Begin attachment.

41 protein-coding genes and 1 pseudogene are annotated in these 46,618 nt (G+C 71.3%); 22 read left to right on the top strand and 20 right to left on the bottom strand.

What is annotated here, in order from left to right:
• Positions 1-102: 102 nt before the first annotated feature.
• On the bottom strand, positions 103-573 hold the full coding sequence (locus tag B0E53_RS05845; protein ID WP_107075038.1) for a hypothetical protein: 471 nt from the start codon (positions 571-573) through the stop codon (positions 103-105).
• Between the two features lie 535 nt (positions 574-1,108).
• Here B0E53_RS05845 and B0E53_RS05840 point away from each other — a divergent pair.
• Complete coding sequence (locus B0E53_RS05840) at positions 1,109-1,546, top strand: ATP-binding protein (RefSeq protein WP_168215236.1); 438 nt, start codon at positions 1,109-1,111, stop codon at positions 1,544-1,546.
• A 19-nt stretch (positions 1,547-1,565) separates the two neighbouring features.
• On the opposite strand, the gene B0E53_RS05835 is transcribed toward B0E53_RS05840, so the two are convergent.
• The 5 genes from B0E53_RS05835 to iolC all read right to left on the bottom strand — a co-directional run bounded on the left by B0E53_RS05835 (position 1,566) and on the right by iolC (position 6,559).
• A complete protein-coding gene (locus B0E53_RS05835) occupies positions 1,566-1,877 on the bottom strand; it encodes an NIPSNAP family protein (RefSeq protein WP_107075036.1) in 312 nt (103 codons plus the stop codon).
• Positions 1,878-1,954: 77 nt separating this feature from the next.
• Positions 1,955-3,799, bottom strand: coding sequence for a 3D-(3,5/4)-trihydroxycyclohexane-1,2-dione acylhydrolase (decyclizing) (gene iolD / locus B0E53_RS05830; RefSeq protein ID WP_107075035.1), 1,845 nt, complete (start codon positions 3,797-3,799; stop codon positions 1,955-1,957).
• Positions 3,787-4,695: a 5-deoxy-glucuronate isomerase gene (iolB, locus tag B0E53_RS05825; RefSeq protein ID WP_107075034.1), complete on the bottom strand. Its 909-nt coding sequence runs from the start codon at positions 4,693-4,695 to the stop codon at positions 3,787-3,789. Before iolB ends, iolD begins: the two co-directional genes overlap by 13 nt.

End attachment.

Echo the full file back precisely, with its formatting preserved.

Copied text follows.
41 protein-coding genes and 1 pseudogene are annotated in these 46,618 nt (G+C 71.3%); 22 read left to right on the top strand and 20 right to left on the bottom strand.

What is annotated here, in order from left to right:
• Positions 1-102: 102 nt before the first annotated feature.
• On the bottom strand, positions 103-573 hold the full coding sequence (locus tag B0E53_RS05845; protein ID WP_107075038.1) for a hypothetical protein: 471 nt from the start codon (positions 571-573) through the stop codon (positions 103-105).
• Between the two features lie 535 nt (positions 574-1,108).
• Here B0E53_RS05845 and B0E53_RS05840 point away from each other — a divergent pair.
• Complete coding sequence (locus B0E53_RS05840) at positions 1,109-1,546, top strand: ATP-binding protein (RefSeq protein WP_168215236.1); 438 nt, start codon at positions 1,109-1,111, stop codon at positions 1,544-1,546.
• A 19-nt stretch (positions 1,547-1,565) separates the two neighbouring features.
• On the opposite strand, the gene B0E53_RS05835 is transcribed toward B0E53_RS05840, so the two are convergent.
• The 5 genes from B0E53_RS05835 to iolC all read right to left on the bottom strand — a co-directional run bounded on the left by B0E53_RS05835 (position 1,566) and on the right by iolC (position 6,559).
• A complete protein-coding gene (locus B0E53_RS05835) occupies positions 1,566-1,877 on the bottom strand; it encodes an NIPSNAP family protein (RefSeq protein WP_107075036.1) in 312 nt (103 codons plus the stop codon).
• Positions 1,878-1,954: 77 nt separating this feature from the next.
• Positions 1,955-3,799, bottom strand: coding sequence for a 3D-(3,5/4)-trihydroxycyclohexane-1,2-dione acylhydrolase (decyclizing) (gene iolD / locus B0E53_RS05830; RefSeq protein ID WP_107075035.1), 1,845 nt, complete (start codon positions 3,797-3,799; stop codon positions 1,955-1,957).
• Positions 3,787-4,695: a 5-deoxy-glucuronate isomerase gene (iolB, locus tag B0E53_RS05825; RefSeq protein ID WP_107075034.1), complete on the bottom strand. Its 909-nt coding sequence runs from the start codon at positions 4,693-4,695 to the stop codon at positions 3,787-3,789. Before iolB ends, iolD begins: the two co-directional genes overlap by 13 nt.